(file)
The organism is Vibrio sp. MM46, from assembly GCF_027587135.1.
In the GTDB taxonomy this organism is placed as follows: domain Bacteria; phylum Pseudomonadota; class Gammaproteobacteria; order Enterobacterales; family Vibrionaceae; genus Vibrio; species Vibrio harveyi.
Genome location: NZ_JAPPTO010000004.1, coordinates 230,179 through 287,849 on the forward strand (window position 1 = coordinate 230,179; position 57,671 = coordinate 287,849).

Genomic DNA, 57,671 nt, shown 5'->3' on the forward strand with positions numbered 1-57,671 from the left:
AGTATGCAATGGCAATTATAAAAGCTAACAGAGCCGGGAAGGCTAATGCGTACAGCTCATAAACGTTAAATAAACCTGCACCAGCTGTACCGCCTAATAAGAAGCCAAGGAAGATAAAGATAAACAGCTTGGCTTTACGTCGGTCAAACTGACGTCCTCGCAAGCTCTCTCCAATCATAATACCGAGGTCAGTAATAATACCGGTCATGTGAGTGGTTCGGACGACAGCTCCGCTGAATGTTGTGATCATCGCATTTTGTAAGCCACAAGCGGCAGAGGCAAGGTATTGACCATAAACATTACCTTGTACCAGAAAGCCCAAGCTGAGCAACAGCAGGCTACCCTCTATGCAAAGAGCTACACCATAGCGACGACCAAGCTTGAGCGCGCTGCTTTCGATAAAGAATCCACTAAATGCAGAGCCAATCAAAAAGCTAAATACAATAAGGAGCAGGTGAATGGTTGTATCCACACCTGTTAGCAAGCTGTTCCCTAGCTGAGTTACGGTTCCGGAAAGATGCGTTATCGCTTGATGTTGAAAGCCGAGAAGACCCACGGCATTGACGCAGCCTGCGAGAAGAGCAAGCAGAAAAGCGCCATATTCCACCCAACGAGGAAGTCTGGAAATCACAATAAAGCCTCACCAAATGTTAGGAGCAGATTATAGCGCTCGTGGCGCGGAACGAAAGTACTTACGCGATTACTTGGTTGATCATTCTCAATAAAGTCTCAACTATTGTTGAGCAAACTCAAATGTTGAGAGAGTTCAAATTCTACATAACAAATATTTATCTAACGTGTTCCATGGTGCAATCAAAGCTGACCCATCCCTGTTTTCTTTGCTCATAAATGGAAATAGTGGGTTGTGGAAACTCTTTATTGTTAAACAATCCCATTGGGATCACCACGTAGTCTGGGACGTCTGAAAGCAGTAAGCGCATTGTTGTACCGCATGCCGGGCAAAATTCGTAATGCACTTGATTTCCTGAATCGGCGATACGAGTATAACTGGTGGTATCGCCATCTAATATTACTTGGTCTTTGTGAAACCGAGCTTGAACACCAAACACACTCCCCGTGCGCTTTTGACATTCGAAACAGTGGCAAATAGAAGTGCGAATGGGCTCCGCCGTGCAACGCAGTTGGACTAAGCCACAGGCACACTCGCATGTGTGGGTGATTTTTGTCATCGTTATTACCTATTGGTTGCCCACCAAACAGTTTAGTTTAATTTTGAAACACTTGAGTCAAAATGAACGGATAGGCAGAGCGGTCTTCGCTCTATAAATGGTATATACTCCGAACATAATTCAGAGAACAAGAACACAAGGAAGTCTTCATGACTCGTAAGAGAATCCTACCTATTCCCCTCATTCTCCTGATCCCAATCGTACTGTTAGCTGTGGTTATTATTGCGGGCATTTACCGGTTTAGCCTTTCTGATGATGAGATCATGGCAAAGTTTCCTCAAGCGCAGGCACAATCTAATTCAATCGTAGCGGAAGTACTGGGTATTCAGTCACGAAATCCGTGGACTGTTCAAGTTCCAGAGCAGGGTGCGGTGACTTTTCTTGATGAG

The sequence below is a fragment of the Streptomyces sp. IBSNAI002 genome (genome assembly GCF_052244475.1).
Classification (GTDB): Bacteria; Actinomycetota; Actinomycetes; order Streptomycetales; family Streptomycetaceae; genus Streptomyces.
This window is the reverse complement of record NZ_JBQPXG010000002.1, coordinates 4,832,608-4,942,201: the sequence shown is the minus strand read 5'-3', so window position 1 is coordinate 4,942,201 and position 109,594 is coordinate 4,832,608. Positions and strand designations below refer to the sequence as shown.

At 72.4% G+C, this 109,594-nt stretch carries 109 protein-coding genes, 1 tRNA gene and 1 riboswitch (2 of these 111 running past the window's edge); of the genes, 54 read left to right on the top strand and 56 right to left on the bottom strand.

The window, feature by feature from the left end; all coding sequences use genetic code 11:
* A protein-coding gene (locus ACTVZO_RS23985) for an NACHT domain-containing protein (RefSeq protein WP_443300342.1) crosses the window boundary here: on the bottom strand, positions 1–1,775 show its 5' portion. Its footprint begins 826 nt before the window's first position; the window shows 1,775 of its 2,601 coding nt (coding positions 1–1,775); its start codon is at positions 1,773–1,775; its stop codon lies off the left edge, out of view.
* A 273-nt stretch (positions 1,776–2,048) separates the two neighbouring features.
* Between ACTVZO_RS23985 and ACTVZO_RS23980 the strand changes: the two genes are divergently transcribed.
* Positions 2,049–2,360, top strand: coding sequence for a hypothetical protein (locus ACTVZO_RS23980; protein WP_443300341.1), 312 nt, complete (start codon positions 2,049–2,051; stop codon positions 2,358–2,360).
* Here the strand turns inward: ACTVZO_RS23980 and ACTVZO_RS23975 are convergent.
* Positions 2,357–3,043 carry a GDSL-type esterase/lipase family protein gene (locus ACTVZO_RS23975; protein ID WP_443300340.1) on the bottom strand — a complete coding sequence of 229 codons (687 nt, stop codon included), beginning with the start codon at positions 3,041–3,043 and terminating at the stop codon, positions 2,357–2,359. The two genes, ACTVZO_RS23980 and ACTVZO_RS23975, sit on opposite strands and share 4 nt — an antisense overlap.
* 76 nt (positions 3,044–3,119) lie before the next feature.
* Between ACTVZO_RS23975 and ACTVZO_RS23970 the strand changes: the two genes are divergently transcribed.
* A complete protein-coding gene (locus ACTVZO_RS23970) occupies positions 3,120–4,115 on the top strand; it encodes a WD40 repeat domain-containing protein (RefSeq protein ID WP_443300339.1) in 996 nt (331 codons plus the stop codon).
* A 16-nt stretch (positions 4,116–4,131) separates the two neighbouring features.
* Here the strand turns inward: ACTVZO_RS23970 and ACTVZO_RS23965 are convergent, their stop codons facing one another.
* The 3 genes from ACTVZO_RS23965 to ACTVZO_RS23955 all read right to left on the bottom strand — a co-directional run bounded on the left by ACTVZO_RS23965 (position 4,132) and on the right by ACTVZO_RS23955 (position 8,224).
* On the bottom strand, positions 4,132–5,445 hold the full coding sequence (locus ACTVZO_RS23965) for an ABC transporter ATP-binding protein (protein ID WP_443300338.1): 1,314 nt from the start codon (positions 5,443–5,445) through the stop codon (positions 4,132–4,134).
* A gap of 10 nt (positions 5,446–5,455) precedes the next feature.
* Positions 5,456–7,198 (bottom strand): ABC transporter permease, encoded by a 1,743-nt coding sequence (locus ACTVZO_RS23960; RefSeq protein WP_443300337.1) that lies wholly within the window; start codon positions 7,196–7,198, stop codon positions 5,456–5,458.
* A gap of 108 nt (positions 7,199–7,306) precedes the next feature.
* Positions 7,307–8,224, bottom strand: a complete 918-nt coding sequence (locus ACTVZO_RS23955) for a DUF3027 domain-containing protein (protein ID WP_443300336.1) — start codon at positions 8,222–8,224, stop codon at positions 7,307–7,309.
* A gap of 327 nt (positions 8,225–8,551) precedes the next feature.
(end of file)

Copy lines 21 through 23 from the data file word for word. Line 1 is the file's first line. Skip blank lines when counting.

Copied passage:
* Here the strand turns inward: ACTVZO_RS23970 and ACTVZO_RS23965 are convergent, their stop codons facing one another.
* The 3 genes from ACTVZO_RS23965 to ACTVZO_RS23955 all read right to left on the bottom strand — a co-directional run bounded on the left by ACTVZO_RS23965 (position 4,132) and on the right by ACTVZO_RS23955 (position 8,224).
* On the bottom strand, positions 4,132–5,445 hold the full coding sequence (locus ACTVZO_RS23965) for an ABC transporter ATP-binding protein (protein ID WP_443300338.1): 1,314 nt from the start codon (positions 5,443–5,445) through the stop codon (positions 4,132–4,134).